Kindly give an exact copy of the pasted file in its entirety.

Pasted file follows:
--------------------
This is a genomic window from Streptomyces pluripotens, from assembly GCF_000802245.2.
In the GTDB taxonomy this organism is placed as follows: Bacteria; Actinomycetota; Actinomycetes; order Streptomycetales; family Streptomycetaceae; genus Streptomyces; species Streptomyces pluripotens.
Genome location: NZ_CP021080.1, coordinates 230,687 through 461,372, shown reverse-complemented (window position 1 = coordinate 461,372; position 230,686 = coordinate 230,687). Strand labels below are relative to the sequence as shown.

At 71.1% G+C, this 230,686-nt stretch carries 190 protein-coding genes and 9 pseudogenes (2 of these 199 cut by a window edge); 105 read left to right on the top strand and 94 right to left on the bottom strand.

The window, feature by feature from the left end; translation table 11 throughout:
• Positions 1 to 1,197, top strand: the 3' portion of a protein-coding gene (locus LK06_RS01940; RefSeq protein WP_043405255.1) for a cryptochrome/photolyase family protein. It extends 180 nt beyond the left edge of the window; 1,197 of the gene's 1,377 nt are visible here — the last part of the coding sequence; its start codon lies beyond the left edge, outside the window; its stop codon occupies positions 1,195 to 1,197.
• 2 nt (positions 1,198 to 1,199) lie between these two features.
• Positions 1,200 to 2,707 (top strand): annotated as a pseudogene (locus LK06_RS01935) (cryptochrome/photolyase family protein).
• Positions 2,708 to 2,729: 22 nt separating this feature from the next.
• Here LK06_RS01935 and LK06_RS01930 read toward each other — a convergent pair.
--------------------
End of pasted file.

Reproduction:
This is a genomic window from Streptomyces pluripotens, from assembly GCF_000802245.2.
In the GTDB taxonomy this organism is placed as follows: Bacteria; Actinomycetota; Actinomycetes; order Streptomycetales; family Streptomycetaceae; genus Streptomyces; species Streptomyces pluripotens.
Genome location: NZ_CP021080.1, coordinates 230,687 through 461,372, shown reverse-complemented (window position 1 = coordinate 461,372; position 230,686 = coordinate 230,687). Strand labels below are relative to the sequence as shown.

At 71.1% G+C, this 230,686-nt stretch carries 190 protein-coding genes and 9 pseudogenes (2 of these 199 cut by a window edge); 105 read left to right on the top strand and 94 right to left on the bottom strand.

The window, feature by feature from the left end; translation table 11 throughout:
• Positions 1 to 1,197, top strand: the 3' portion of a protein-coding gene (locus LK06_RS01940; RefSeq protein WP_043405255.1) for a cryptochrome/photolyase family protein. It extends 180 nt beyond the left edge of the window; 1,197 of the gene's 1,377 nt are visible here — the last part of the coding sequence; its start codon lies beyond the left edge, outside the window; its stop codon occupies positions 1,195 to 1,197.
• 2 nt (positions 1,198 to 1,199) lie between these two features.
• Positions 1,200 to 2,707 (top strand): annotated as a pseudogene (locus LK06_RS01935) (cryptochrome/photolyase family protein).
• Positions 2,708 to 2,729: 22 nt separating this feature from the next.
• Here LK06_RS01935 and LK06_RS01930 read toward each other — a convergent pair.